What is calibration? What does metrological calibration mean?

Let’s discuss a very fundamental question – What is calibration?

The word “calibration” may be used (and misused) in different contexts. Here, we are talking about metrological calibration in the world of measurement technology.

Formally, calibration is the documented comparison of the measurement device to be calibrated against a traceable reference device.

The reference standard may be also referred as a “calibrator.” Logically, the reference is more accurate than the device to be calibrated. The reference device should be also calibrated traceably, more on that later on.

With some quantities the reference is not always a device, but can also be for example a mass, mechanical part, physical reference, reference liquid or gas.

The above formal definition comes from the BIPM (Bureau International des Poids et Measures).



When you make a calibration and compare two devices, you may find out there is some difference between the two. So, it is pretty logical that you may want to adjust the device under test to measure correctly. This process is often called adjustment or trimming.

Formally, calibration does not include adjustment, but is a separate process. In everyday language the word calibration sometimes also includes possible adjustment. But as mentioned, the adjustment is a separate process according to most formal sources.

The International System of Units (SI System)

The SI system is the international system of units, that specifies the basic units used in measurement science. SI system determinates 7 base units (meter, kilogram, second, ampere, kelvin, mole and candela) and 22 derived units. The base units are derived from constants of nature.

The SI system is maintained by the BIPM (Bureau International des Poids et Measures).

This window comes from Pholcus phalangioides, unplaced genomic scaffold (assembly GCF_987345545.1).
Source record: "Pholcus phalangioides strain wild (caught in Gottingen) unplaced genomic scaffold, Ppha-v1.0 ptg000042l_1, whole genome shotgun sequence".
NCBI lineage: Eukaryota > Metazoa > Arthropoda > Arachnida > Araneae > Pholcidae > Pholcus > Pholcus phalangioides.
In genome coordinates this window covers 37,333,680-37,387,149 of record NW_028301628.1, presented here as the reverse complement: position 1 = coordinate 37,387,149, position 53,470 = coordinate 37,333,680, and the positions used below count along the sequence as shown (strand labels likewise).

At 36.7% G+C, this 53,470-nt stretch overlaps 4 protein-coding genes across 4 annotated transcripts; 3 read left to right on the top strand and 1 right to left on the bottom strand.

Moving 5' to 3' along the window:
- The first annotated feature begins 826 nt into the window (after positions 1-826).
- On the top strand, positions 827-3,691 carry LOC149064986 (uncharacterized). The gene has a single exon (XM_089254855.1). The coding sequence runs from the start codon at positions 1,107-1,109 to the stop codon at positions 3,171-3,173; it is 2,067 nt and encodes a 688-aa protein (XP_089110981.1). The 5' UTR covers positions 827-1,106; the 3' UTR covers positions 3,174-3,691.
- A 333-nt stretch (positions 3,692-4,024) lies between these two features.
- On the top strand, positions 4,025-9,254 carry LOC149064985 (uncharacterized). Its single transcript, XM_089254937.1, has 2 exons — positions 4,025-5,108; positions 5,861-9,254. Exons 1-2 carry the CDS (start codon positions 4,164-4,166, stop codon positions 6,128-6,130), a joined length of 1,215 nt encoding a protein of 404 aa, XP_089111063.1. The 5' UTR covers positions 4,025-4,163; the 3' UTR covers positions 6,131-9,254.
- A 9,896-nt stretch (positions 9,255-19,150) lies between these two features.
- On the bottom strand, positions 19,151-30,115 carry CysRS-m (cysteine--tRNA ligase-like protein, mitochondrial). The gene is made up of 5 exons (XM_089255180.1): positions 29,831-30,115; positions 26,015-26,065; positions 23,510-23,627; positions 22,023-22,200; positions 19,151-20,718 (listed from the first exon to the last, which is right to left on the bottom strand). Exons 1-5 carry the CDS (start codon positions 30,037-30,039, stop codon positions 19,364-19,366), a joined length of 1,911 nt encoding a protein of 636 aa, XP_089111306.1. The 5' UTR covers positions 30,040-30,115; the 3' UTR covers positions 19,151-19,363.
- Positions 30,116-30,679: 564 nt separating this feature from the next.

More information on the SI system can be found at BIPM website:



Calibration certificate

The definition of calibration includes the word “documented.” This means that the calibration comparison must be recorded. This document is typically called a Calibration Certificate.

A calibration certificate includes the result of the comparison and all other relevant information of the calibration, such as equipment used, environmental conditions, signatories, date of calibration, certificate number, uncertainty of the calibration, etc.


It was mentioned that the reference standard that is used in calibration must be traceable. This traceability means that the reference standard must have also been calibrated using an even higher-level standard. The traceability should be an unbroken chain of calibrations, so that the highest-level calibration has been done in a National calibration center, or equivalent.

So, for example, you may calibrate your process measurement instrument with a portable process calibrator. The portable process calibrator you used, should have been calibrated using a more accurate reference calibrator. The reference calibrator should be calibrated with an even higher-level standard or sent out to an accredited or national calibration center for calibration.

The national calibration centers will make sure that the traceability in that country is at the proper level, using the International Calibration Laboratories or International comparisons.

If the traceability chain is broken at any point, any measurement below that cannot be considered reliable.

More information on the metrological traceability can be found in the below blog post:

Metrological Traceability in Calibration – Are you traceable?

Calibration uncertainty, measurement uncertainty